Zachary explained the case simply, though he did admit that the “legal nerd” in him was excited to dig into the weeds of constitutional provisions and interpretations. When it comes to the suit’s argument, he said, “It was clear: The funding should be for these four-lane highways across the state to connect rural and unconnected areas. The question was, why is so much money being spent on 10 miles in Little Rock?”
“It is profound to think that two ordinary citizens can have such a direct impact on public policy in the state of Arkansas,” Denton added.
“It’s not just us as attorneys, but the people who are brave enough as plaintiffs to come forward, stand up and put their name on something to make sure these things don’t happen again. Most people won’t have the opportunity to directly engage their government beyond suffrage and jury service. We’re very fortunate to be in a position where we get to do that every day.”
The pair admit that the magnitude of their work can put a strain on their work-life balance, but at the same time, it is that incredible level of trust from their clients that motivates them to work harder. “That’s not something we take lightly around here,” Zachary said, “but sometimes, that’s the most pressure-filled part.”
When it comes to their work outside of the courtroom, Denton and Zachary are involved in improving access to justice on multiple fronts. On one hand, that means presenting an image of lawyers that goes against the stereotypes and informs people of their legal options.
“If you get hurt and can’t work, you don’t have the funds to pay a lawyer. You have more important things to worry about. What the law provides, and what Joe and I do a lot, is a contingent fee,” Zachary explained. “That way, you can get competent legal representation for nothing out of your pocket. Not only does that promote access to the courts, it promotes accountability.”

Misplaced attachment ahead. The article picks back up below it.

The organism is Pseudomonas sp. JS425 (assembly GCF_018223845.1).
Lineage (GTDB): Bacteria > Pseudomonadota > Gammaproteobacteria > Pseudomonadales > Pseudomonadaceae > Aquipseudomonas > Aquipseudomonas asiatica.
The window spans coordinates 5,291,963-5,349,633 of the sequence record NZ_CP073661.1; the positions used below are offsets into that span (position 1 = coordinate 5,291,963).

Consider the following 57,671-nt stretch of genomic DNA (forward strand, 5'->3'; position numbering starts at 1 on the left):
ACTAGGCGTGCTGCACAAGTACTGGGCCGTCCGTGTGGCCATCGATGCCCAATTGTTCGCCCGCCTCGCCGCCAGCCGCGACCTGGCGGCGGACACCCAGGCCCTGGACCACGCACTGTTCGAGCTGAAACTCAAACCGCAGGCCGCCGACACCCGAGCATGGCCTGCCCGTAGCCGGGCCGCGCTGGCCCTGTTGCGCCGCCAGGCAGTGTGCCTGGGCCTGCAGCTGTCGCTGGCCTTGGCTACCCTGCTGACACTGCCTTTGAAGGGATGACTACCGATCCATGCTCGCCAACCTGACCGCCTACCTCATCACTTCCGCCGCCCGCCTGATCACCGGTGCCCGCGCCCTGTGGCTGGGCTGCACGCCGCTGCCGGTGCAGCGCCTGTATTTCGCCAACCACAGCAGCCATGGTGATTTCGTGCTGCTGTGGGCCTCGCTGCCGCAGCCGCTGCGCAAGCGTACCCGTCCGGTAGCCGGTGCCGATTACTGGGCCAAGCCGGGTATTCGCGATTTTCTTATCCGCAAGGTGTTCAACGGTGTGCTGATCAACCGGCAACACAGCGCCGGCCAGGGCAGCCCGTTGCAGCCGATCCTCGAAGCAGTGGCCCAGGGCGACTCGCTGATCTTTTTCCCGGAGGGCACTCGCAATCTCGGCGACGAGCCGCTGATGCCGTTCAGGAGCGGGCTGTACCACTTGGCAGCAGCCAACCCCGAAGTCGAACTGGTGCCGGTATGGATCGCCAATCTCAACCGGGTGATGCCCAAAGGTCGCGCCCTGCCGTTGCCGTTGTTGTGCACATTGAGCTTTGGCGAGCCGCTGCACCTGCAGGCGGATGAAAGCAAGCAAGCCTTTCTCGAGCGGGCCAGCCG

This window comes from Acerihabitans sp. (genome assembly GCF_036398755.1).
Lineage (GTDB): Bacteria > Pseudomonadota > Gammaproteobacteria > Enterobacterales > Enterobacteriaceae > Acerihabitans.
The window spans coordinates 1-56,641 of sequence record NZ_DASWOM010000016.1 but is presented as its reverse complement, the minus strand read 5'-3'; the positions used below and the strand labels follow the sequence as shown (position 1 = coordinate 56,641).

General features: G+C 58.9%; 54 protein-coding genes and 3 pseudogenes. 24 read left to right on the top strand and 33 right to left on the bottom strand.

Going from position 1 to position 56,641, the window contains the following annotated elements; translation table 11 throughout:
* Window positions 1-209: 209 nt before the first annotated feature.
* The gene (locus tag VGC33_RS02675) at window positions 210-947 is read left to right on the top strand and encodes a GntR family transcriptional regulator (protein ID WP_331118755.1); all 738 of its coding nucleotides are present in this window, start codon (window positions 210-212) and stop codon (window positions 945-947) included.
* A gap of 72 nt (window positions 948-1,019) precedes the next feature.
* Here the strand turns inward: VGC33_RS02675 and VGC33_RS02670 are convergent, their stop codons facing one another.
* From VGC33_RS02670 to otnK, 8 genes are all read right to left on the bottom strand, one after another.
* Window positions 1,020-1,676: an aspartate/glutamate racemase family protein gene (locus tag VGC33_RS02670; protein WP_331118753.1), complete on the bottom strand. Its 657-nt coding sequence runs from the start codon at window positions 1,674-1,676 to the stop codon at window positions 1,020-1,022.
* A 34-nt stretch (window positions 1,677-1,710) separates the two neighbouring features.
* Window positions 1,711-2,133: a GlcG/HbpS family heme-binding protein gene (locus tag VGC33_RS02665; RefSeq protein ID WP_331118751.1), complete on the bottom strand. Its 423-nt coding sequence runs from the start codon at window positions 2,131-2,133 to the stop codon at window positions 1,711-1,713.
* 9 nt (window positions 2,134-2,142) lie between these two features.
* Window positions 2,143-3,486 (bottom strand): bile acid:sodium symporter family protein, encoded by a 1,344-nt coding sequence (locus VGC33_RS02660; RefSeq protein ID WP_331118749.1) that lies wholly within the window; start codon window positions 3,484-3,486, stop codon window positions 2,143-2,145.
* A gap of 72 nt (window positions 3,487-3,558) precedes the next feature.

On the importance of informing people of their rights, Denton added, “It’s one of our responsibilities as lawyers to promote confidence in the justice system, and knowledge is power. To the extent that we’re able to communicate to folks that this is not some pipe dream that’s available to the select few who are able to afford it, but that it’s available to everyone – I think it raises all ships.”
Another key aspect of ensuring continued access to justice is training the next generation of legal professionals. Both Denton and Zachary stress how important mentorship was early on in their careers.
“There are probably more people than we could name that have gone out of their way to help us,” Denton said. “Not because it would do them any good, but because it was the right thing to do.”
“Joe and I aren’t going to be practicing forever,” Zachary added. “I would hope that whether it’s in the next five, 10 or 20 years, I will have been able to pass on some of this knowledge that I’ve gained – through people helping me or mistakes I’ve made – to where there is another Joe and another Justin. That way, people in the state can keep getting quality representation after Joe and I are gone.”
Norwood’s role in the firm’s future exemplifies the “call and the mission” of being an attorney, according to Denton. “We were very fortunate for him to come on with us when he did,” he said. “I think that guy’s ceiling is basically unlimited. I expect big things from him in the next couple of decades.”
Denton added that their goal, whether through Denton & Zachary or otherwise, is to encourage other lawyers to take the same risk. The challenge he raises to other lawyers considering the jump into solo practice?
“Go back to your hometown,” he said, “set up shop where all the lawyers are retiring, and make sure there’s access to justice in your community.”
Denton and Zachary are clear that the work of bringing justice to people and communities is a collaborative one, whether that’s through education, mentorship or the teamwork that all three attorneys put in for each case. Denton’s belief – that a rising tide raises all ships – also applies to the network of lawyers across the state working in “the problem-solving business,” as Zachary puts it.
“We’re certainly not the only people who are out here doing this,” Denton noted. “There are hundreds of people practicing law in the state of Arkansas who won’t be recognized but are out there being the hero for someone. I hope the takeaway from this is that we’re just representative of a broader group of folks that are out there carrying this banner.”